No doubt, the debilitating shortage of petroleum embarrassed President Muhammadu Buhari, more so because the Nigerian National Petroleum Company had successfully ensured a sustained availability of petrol at the pumping station for most of the year. Then suddenly in December as the end of year holiday season took off, the pumps dried up and endless queues emerged nationwide. As is common with such a situation, the transportation sector was thrown into chaos and intolerable human suffering for commuters trying to be home for Christmas and the New Year.
An angry President Muhammadu Buhari, who had intended his New Year message be devoted mainly to informing about the intense efforts his Administration is putting to address our country's huge infrastructural deficit, had to open with this assertion of being "saddened to acknowledge that for many this Christmas and New Year holidays have been anything but merry and happy. Instead of showing love, companionship and charity, some of our compatriots chose this period to inflict severe hardship on us all by creating unnecessary fuel scarcity across the country."
President Buhari bemoaned the sad fact that his government's efforts had been sabotaged with the "consequence that not many could travel and the few who did had to pay exorbitant transport fares. This is unacceptable given that NNPC had taken measures to ensure availability at all depots".
The President vowed that he was "determined to get to the root of this collective blackmail of all Nigerians and ensure that whichever groups are behind this manipulated hardship will be prevented from doing so again." As the nation awaits this, the scarcity of petroleum, has not abetted, at least not at the time of writing this column.
The Minister of State for Petroleum Resources Dr. Ibe Kachikwu who suddenly showed up at the driver's seat from his relegation was at pains to explain the situation to the National Assembly, which was interested in solution and not the causes for which it had already made up its mind it would seem. Kachikwu highlighted three solutions being considered for our petroleum products crisis.
"One, is for the Central bank of Nigeria (CBN) to allow the marketers access forex at the rate of N204 to a dollar as against the official rate of N305 to keep the pump price of fuel per litre at N145. This is a failed old technic
"Two, to give room for modulated deregulation where NNPC would be allowed to continue selling at N145 per litre in all its mega stations across the country while the independent marketers should be allowed to sell at whatever price is profitable to them in all their outlets.
"Three, to look at the direction of blanket subsidy for all the importers in bridging the gap which would be like going back to a problem that had earlier been solved."
Nigerians have been up this creek before, in a cement boat and without a paddle. In the end, the nation sank in the ravine of our calamitous corruption, and queues persisted, while marketers laughed home with their sleazy cash from all levels of the petroleum distribution chain. There is no faith in any of Kachikwu's options.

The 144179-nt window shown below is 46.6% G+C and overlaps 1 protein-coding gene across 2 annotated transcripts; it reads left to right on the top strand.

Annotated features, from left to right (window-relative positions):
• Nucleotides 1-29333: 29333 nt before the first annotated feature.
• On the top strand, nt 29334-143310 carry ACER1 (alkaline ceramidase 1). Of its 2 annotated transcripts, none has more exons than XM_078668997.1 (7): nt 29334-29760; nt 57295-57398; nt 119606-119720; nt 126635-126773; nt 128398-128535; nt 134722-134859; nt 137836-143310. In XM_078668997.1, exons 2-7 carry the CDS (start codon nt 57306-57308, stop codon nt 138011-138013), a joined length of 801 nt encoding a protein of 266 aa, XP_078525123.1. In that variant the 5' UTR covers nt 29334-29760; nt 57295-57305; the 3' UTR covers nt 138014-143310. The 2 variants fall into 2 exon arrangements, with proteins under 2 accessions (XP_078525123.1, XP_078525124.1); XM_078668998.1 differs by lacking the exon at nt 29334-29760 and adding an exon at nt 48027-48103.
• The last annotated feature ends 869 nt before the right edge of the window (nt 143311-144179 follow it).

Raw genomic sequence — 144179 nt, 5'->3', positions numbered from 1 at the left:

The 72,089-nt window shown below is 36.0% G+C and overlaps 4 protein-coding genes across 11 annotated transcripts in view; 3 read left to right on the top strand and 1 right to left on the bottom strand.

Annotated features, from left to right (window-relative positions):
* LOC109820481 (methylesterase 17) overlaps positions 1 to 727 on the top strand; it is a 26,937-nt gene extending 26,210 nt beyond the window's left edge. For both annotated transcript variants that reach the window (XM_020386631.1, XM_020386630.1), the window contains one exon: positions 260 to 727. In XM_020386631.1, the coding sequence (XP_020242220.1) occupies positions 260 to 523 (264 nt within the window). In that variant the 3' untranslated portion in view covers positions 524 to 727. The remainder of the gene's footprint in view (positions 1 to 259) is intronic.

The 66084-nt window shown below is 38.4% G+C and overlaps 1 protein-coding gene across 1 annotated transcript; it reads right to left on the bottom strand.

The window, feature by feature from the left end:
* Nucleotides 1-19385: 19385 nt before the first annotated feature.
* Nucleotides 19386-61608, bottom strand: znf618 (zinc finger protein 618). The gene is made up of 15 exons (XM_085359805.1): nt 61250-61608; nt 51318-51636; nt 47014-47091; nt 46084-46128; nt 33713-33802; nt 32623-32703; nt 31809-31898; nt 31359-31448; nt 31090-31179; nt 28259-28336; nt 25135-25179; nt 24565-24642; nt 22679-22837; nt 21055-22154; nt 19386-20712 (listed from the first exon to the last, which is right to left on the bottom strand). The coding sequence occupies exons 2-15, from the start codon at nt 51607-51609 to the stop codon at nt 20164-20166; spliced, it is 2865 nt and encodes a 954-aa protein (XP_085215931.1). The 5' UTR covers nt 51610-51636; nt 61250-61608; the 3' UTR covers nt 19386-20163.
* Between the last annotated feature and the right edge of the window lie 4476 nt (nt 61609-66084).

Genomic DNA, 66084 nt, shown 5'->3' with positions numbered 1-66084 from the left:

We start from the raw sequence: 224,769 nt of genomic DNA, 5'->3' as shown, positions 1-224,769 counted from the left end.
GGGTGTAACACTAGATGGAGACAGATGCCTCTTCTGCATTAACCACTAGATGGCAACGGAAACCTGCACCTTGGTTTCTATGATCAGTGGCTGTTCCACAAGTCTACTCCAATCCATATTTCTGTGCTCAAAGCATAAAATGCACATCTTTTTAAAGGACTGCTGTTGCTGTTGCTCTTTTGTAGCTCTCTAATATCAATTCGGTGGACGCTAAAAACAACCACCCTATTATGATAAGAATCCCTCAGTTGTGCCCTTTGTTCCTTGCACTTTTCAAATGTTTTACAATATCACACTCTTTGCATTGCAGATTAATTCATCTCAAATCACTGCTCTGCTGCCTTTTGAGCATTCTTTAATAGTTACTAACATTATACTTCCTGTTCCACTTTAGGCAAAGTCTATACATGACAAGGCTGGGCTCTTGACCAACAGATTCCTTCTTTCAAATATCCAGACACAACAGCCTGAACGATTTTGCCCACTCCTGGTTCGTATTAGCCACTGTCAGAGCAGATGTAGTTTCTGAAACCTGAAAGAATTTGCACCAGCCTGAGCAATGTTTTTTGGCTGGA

For the Central Bank of Nigeria (CBN) to allow the marketers access foreign exchange at the special rate of N204 to a dollar as against the official rate of N305 takes us back to the tired old and failed regime of a dual exchange rate, so fraught with corrupt tendencies. The mechanism for managing the special grant of a lower dollar rate is faulty and unreliable and we can be certain, only a cartel will develop without having the nation's needs met satisfactorily.
The second option to give room for modulated deregulation where NNPC would be allowed to continue selling at N145 per litre in all its mega stations across the country while the independent marketers should be allowed to sell at whatever price is profitable to them in all their outlets, will still create a cartel at NNPC, the sole supplier of the product. Marketers will cut deals and profiteer filthily, and the shortages and exorbitant prices at the pumps and black markets will persist to the disappointment of the public.
The third option even to Kachikwu, is a "No No", and he confessed that when he asserted that the direction of blanket subsidy for all the importers in bridging the gap would be like going back to a problem that had earlier been solved.
Thus put frankly, Nigerians are being held over a barrel by heartless practitioners in the country's dirty oil business. The NNPC has no refining capacity, yet is the only institution with capacity to import fuel products! This is unpatriotic and untenable. Indeed, I fear that President Buhari was unaware that subsidy which is not in the budget was being sustained with approvals he does not seem aware he has given! This is what results from the compromise of Minister of State Kachikwu's role evident in the Managing Director Dr. Maikanti Baru's criticised side tracking of his Minister of State for direct approvals from the President. What else could have prevented the continued payment of subsidies to marketers up to the end of the year and precipitated the "sabotage" by marketers, said to have been the root cause of the last painful scarcity?
Nigeria has no option but to refine its own crude with new refineries and not with the old outmoded ones whose turnaround maintenance comes at the cost of a new refinery, we are told by experts. The dreaded option to outright withdraw the subsidy and allow licensed marketers to access foreign exchange in a single regime applicable to all seems to be the sword to fall on. Things will get worse but in the end, better. Can President Buhari bite this bullet?